Save the date! CERN Stroke awareness campaign 17 October 2024

Ahead of World Stroke Day on 29 October, the CERN Medical Service will run a Stroke awareness campaign in collaboration with the Hôpitaux Universitaires de Genève (HUG) and other partners on 17 October 2024.

The event will include activities to assess your risk of stroke, understand the impact of stroke on survivors, and feature a lunchtime talk from HUG and young stroke survivors Elise and Louis. Register for the talks now on Indico !

Elise and Louis' remarkable story was the subject of a renowned French documentary series, as their lives became intertwined whilst recovering from sudden strokes in their 20s. The highly reccomended story is available here (English Subtitles).

 A Poster for the Stroke Awareness Campaign on the 17th of October 2024

Our partners: Novae Restaurants, Hopitaux universites geneve (HUG), World stroke organisation, Association S'adapter, and Fragile Geneve

Stroke and Cardiovascular Disease

In terms of medical emergencies, few conditions strike with the sudden and devastating force of a stroke. The information on this page will empower you to spot the signs of a stroke, and reduce your personal risk of suffering a stroke in the future.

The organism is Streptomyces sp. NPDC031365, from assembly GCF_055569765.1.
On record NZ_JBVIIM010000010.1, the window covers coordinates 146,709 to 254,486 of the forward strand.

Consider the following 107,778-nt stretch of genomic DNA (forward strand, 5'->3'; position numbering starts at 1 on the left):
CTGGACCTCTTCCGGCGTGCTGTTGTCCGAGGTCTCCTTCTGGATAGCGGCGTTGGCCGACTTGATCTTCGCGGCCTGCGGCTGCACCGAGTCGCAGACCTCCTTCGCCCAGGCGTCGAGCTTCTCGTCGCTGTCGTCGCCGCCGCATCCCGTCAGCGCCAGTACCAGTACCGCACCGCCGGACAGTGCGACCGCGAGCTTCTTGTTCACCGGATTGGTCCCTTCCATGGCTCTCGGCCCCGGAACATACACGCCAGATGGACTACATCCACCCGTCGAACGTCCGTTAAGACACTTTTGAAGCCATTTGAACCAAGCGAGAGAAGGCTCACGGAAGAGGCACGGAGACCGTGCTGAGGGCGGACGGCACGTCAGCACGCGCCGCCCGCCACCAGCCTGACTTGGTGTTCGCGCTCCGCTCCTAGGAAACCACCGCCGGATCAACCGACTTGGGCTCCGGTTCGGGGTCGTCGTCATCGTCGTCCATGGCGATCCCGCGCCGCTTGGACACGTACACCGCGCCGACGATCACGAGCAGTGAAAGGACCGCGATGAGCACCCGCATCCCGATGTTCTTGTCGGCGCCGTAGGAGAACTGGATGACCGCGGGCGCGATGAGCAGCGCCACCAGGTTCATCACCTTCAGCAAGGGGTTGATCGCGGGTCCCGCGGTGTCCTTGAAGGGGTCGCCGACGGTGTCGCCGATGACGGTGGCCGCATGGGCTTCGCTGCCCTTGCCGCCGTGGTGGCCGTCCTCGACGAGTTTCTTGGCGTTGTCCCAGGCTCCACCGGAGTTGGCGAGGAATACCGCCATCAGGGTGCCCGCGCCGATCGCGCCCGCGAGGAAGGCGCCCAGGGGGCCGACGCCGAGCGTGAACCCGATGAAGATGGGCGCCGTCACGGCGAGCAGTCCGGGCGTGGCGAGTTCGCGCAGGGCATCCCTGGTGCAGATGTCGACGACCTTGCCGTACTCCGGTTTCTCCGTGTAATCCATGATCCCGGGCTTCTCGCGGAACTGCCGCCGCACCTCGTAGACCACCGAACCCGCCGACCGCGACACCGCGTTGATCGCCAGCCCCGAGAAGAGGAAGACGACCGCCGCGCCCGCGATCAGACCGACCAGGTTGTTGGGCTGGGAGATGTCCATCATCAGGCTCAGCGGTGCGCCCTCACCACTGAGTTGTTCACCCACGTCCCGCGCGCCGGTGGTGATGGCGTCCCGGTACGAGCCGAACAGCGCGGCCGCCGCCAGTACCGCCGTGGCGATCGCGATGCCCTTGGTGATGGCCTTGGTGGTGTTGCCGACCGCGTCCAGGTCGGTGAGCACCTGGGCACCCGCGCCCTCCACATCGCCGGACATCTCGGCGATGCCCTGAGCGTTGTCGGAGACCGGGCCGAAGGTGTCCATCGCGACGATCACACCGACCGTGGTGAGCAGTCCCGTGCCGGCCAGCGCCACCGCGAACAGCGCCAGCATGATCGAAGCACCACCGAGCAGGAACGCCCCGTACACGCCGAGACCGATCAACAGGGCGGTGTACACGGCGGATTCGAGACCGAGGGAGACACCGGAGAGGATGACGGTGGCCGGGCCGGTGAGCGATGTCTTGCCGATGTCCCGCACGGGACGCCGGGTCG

Strokes fall under the larger umbrella of cardiovascular diseases. A stroke occurs when blood flow to a part of the brain is interrupted, leading to a cascade of neurological events that can permanently alter lives in mere moments. Despite advancements in medical science, strokes remain the second-leading cause of death and the third-leading cause of death and disability combined in the world (World Stroke Organization, 2022). The table below shows the prevalence of stroke globally, alongside other cardiovascular diseases.

Contrary to popular belief, a stroke can affect people at any age, whatever their gender, with women having more complex risk factors and symptoms than men. Scroll down for more information on your risk factors and a personalised assessment tool.

Around 30% of people who have survived a stroke retain some form of disability, including paralysis, sensory loss, memory, speech or vision problems. The consequences can be serious for the patient and their support network. You can help to reduce the impact of a stroke by spotting the signs ... and acting FAST!

The "FAST" acronym, illustrated. F.A.S.T. Face. Arms. Speech. Time to call for help.

Know the signs, save a life: Act FAST!

You can learn how to recognise a stroke very easily and get help before the damage spreads. You simply need to think F.A.S.T.